The four studies, published between 2014 and 2017, provide better estimates of past trends in ocean heat content by correcting for discrepancies between different types of ocean temperature measurements and by better accounting for gaps in measurements over time or location.
"The Intergovernmental Panel on Climate Change's (IPCC) Fifth Assessment Report, published in 2013, showed that leading climate change models seemed to predict a much faster increase in ocean heat content over the last 30 years than was seen in observations," Hausfather said. "That was a problem, because of all things, that is one thing we really hope the models will get right."
"The fact that these corrected records now do agree with climate models is encouraging in that is removes an area of big uncertainty that we previously had," he said.
A fleet of nearly 4,000 floating robots drift throughout the world's oceans, every few days diving to a depth of 2000 meters and measuring the ocean's temperature, pH, salinity and other bits of information as they rise back up. This ocean-monitoring battalion, called Argo, has provided consistent and widespread data on ocean heat content since the mid-2000s.
Prior to Argo, ocean temperature data was sparse at best, relying on devices called expendable bathythermographs that sank to the depths only once, transmitting data on ocean temperature until settling into watery graves.
Three of the new studies included in the Science analysis calculated ocean heat content back to 1970 and before using new methods to correct for calibration errors and biases in the both the Argo and bathythermograph data. The fourth takes a completely different approach, using the fact that a warming ocean releases oxygen to the atmosphere to calculate ocean warming from changes in atmospheric oxygen concentrations, while accounting for other factors, like burning fossil fuels, that also change atmospheric oxygen levels.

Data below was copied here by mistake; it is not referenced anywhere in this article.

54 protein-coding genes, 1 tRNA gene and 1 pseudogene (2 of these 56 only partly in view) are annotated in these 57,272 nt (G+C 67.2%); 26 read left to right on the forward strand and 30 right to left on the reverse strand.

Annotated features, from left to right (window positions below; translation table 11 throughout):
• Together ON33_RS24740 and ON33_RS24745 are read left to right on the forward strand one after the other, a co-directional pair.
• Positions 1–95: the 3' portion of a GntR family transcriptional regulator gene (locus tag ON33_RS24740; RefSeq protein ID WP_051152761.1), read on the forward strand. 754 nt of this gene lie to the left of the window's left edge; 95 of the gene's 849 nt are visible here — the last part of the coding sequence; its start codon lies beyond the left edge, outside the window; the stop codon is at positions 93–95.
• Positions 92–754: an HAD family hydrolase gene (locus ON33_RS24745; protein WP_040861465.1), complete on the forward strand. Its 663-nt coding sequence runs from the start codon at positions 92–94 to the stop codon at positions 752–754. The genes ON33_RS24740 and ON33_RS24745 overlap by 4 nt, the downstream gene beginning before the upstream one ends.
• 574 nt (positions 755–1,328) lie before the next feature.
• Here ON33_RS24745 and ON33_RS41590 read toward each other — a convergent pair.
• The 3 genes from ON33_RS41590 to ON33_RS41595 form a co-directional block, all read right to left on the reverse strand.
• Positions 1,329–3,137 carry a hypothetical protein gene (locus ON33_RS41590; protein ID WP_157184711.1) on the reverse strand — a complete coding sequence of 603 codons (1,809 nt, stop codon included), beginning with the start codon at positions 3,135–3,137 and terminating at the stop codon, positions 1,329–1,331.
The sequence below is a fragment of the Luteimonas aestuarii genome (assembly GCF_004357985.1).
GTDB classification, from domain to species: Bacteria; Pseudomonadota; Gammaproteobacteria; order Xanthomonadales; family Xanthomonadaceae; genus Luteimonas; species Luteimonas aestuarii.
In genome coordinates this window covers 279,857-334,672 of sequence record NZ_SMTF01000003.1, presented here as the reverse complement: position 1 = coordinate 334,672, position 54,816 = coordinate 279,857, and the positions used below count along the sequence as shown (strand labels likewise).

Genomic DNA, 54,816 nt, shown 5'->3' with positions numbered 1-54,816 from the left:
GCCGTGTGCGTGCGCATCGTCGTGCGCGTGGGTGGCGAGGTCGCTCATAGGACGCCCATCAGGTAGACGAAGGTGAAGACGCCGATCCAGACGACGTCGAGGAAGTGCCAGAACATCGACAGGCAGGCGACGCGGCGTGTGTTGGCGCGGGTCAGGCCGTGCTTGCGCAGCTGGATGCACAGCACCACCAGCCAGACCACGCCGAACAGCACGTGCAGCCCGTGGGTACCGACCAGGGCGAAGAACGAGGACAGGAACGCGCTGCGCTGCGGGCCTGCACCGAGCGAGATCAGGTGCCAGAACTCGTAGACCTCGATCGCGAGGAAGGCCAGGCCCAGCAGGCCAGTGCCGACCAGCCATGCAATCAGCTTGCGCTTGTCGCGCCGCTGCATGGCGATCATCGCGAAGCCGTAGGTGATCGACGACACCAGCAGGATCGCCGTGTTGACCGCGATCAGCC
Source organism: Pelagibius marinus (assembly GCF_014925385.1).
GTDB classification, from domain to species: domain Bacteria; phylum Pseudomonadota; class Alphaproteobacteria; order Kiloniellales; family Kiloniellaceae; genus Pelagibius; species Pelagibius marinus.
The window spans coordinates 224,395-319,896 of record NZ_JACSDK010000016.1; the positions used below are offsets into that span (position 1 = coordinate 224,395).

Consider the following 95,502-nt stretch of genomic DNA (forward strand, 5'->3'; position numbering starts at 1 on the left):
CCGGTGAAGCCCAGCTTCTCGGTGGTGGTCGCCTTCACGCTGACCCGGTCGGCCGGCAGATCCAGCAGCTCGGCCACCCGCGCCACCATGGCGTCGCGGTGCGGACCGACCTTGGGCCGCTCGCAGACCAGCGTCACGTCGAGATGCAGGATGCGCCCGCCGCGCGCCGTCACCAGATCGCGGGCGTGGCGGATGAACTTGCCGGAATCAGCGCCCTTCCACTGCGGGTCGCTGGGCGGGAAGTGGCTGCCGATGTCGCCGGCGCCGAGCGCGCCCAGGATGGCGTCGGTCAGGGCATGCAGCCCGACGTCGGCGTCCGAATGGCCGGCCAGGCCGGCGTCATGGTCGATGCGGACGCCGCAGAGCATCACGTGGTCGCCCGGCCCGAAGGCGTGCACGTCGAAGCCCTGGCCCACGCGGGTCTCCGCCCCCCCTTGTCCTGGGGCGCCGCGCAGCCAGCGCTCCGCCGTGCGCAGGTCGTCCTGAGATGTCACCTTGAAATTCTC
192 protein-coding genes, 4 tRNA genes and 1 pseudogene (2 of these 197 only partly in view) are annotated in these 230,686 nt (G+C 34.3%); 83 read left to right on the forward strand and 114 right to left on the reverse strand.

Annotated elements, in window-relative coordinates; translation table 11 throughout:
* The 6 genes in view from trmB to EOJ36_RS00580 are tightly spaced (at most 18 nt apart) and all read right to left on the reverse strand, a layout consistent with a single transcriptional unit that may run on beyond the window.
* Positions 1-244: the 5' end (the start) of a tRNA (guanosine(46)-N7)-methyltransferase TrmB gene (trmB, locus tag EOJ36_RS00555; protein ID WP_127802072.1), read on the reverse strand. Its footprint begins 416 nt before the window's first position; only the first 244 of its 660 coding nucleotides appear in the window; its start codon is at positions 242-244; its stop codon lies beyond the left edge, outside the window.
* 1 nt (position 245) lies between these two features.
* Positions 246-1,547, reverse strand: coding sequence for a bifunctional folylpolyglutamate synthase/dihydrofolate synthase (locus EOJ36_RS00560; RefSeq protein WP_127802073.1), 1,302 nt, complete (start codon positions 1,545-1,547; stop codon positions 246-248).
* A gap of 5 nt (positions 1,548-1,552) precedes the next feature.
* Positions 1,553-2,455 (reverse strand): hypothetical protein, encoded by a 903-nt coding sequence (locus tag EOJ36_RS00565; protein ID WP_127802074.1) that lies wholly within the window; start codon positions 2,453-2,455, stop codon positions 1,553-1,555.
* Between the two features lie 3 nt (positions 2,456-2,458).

"Scientists are continually working to improve how to interpret and analyze what was a fairly imperfect and limited set of data prior to the early 2000s," Hausfather said. "These four new records that have been published in recent years seem to fix a lot of problems that were plaguing the old records, and now they seem to agree quite well with what the climate models have produced."
Contacts and sources:
Ms. Jenny Lin
Institute of Atmospheric Physics, Chinese Academy of Sciences
University of California - Berkeley
Citation: How fast are the oceans warming? Observational records of ocean heat content show that ocean warming is Cheng, L., J. Abraham, Z. Hausfather, K. E. Trenberth, 2019: accelerating, Science, 363. doi: 10.1126/science.aav7619. in press